There are two ways to see a glass of water—some view it as half full, others refer to it as half empty. During the third day of TEDGlobal, the speakers fell into one of the two camps. While many spoke about the ways in which new technology and increasing global openness can bring people together in unique and fascinating ways, another subset of talks delved into the ways these same phenomena can have terrifying applications.
Business innovator Rachel Botsman kicked off session 8, the first of the day, representing for Team Glass Full. Speaking on what she calls “collaborative consumption,” Botsman sang the praises of Airbnb (peer-to-peer vacation rentals), Kickstarter (crowd-sourcing of funds for projects) and TaskRabbit (a person-to-person errand service), suggesting that these websites make connections and foster a sense of trust.
“Instead of consuming to keep up with the Joneses, people are consuming to get to know the Joneses,” said Botsman. “Reputation is a currency that will become more powerful than our credit history. It will make the résumé seem like an archaic relic of the past.”
Following a dramatic block-wide blackout in the middle of her talk, video game designer Jane McGonigal asked an unusual question — can a video game help physical healing? She tells her own story: McGonigal recalled being bedridden for months after a severe concussion, in pain, depressed and suffering: “I thought, ‘I am either going to kill myself, or I’m going to turn this into a game.’”
McGonigal opted for glass-half-full approach and created the video game SuperBetter, designed with challenges to improve physical, mental, emotional and social resilience. “Within three days of playing the game, that fog of depression and anxiety vanished,” said McGonigal, who took the game public and received a flood of thanks from others, some with cancer and chronic pain. “These people were experiencing what scientists call post-traumatic growth.”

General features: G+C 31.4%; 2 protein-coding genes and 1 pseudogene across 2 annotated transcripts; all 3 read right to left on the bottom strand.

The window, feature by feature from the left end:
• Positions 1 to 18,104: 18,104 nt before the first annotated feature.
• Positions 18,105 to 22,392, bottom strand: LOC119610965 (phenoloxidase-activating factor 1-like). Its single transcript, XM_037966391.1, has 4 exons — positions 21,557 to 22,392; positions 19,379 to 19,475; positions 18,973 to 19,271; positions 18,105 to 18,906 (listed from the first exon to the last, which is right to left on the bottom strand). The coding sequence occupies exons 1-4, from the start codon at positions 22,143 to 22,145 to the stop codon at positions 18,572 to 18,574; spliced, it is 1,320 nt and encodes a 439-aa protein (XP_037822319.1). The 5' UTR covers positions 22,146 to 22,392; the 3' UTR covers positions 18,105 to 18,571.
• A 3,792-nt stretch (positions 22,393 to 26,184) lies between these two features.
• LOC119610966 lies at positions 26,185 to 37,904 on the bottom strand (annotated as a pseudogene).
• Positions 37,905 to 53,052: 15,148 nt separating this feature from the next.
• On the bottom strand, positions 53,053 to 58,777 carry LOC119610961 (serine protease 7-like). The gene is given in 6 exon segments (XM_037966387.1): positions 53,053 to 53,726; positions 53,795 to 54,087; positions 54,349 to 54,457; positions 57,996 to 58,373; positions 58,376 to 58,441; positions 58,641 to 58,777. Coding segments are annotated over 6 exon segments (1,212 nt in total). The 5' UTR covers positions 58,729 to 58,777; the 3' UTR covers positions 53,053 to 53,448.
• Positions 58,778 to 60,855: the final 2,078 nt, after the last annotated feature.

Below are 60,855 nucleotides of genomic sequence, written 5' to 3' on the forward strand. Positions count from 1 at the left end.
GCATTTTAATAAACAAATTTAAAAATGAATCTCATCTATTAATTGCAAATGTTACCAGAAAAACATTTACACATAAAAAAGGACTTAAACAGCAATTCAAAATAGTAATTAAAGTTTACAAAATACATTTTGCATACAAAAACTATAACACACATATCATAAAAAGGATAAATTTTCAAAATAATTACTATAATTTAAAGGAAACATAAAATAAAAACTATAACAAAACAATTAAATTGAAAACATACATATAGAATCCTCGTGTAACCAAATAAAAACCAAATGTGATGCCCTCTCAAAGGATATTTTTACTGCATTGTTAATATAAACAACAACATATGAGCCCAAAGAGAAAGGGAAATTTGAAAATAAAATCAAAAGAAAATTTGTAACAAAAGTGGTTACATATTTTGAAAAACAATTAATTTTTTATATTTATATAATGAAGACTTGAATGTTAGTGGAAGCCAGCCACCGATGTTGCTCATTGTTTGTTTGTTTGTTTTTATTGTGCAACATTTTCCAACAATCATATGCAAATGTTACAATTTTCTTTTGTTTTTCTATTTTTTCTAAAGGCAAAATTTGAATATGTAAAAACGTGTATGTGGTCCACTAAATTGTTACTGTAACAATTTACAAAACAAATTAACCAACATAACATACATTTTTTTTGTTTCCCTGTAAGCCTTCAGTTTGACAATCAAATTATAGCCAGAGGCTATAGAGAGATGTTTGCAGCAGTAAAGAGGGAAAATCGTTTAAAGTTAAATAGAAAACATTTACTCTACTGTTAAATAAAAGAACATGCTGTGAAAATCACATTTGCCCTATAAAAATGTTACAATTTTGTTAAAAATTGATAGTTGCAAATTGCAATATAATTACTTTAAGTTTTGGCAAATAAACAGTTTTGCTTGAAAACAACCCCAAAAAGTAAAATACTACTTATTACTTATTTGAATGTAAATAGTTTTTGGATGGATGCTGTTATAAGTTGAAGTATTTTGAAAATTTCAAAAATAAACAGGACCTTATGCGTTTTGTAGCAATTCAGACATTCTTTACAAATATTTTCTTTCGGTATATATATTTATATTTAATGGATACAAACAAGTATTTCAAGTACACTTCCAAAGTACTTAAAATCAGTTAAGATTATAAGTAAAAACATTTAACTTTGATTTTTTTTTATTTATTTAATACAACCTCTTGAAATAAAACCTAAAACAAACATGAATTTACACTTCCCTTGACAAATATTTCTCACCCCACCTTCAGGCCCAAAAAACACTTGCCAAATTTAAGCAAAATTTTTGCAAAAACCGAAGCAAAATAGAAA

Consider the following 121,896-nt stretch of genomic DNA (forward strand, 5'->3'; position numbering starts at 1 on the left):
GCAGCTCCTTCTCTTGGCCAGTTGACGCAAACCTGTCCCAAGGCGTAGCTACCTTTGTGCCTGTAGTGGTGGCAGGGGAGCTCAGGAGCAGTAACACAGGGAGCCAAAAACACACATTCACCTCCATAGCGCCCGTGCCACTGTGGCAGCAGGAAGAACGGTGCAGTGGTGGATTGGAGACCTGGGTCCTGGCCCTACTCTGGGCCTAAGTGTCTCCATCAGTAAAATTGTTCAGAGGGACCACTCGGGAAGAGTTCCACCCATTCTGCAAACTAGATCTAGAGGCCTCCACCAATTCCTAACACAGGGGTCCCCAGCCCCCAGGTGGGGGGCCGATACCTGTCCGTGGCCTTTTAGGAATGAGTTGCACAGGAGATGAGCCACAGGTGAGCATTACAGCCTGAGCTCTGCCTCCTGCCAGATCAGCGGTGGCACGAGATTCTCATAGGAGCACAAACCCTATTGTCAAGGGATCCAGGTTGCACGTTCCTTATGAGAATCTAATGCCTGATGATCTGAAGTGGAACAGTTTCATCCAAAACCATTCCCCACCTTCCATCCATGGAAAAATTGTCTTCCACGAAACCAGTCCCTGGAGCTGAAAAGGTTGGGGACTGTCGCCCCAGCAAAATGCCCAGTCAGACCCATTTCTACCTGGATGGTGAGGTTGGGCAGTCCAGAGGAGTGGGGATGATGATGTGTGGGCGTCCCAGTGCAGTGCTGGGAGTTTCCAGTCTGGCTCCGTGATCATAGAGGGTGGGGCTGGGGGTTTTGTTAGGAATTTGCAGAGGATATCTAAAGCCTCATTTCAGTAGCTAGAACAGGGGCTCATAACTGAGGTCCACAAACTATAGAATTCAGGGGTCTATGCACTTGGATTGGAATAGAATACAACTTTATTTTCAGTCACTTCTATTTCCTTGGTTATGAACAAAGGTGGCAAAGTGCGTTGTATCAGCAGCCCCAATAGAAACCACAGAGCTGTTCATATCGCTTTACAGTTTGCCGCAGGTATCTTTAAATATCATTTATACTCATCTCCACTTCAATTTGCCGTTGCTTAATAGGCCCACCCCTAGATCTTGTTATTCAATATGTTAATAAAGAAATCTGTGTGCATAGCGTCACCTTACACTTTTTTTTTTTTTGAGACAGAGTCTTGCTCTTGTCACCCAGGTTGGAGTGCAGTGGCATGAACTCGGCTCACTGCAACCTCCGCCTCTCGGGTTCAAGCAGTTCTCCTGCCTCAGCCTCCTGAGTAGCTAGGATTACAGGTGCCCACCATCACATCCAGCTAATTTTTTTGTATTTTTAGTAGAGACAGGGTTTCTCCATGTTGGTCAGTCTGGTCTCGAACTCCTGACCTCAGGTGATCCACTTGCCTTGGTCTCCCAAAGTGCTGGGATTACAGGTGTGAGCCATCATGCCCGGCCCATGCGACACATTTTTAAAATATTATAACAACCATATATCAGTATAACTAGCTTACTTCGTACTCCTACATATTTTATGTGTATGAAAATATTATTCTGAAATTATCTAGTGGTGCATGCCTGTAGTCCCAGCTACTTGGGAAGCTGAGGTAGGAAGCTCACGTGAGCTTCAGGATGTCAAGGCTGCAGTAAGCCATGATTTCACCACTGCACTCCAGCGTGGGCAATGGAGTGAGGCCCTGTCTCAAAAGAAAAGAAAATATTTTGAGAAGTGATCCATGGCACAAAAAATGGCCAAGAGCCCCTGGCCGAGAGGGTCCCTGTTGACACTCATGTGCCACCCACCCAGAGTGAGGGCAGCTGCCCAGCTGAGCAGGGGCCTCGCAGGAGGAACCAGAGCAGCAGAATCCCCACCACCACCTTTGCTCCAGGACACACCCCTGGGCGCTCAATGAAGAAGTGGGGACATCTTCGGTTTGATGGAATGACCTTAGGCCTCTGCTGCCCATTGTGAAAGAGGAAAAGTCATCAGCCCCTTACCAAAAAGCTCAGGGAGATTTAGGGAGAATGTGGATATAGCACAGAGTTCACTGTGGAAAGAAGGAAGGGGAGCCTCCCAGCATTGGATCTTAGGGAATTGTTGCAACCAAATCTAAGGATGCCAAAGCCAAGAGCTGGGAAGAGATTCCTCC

Soon after in session 9, “The Upside of Transparency,” Beth Noveck — the founder of the White House Open Government Initiative — spoke about the potential of technology to allow everyday citizens to participate in government. Noveck suggests we do more than simply release data; she wants members of the public to create new apps using government information. She also suggests crowd-sourcing in government decision-making — in more direct ways than voting.
“The smartest people always work for someone else. We know expertise and intelligence is widely distributed,” Noveck said. “The next great superpower will be one that combines the hierarchy of the institution — because we need to retain public values and coordinate flow — with diversity, chaos and the excitement of networks.”
But security advisor Marc Goodman brought a sobering message to the stage later in the same session. Goodman said that, while others see exciting potential in new technology, he sees something very different: new weapons for terrorists and criminals. Goodman gave several spine-chilling examples of how advances praised during TEDGlobal could be flipped to create absolute menace. While 3D printers could make life-saving medicine, they could also print guns. And while DNA-specific pharmaceuticals could be the future, Goodman says the technology could also mean “personalized bioweapons.”
“We continually underestimate what criminals and terrorists can do,” Goodman said. As an example: Did you know that Mexican drug cartels have built their own mobile phone networks? Or that the Mumbai terrorists had a full-scale operations center? “Whether we realize it or not, we are at the dawn of a technological arms race.”
Some look at new technology and see the exciting: some think about it and see the scary. Perhaps whether you view the glass as half full or half empty is determined by language. During session 10, “Reframing,” behavorial economist Keith Chen shared new research that shows an intriguing correlation about why some countries are good at saving for the future while others aren’t. Chen showed that while many languages are “futured” and require speakers to differentiate present and future, other languages are “futureless” and do not make this distinction. And interestingly, his data suggests that futured-language speakers may feel that the future is something very distant — and thus they save less. Countries speaking futureless languages save an average of 5% more of their gross domestic product than futured countries. Meanwhile, futureless language speakers not only retire with 25% more savings in the bank than their futured language-speaking peers, they are also 20% to 24% less likely to smoke.
Yes, there are two ways to view the same information. And yet both are true, flip sides to the same coin.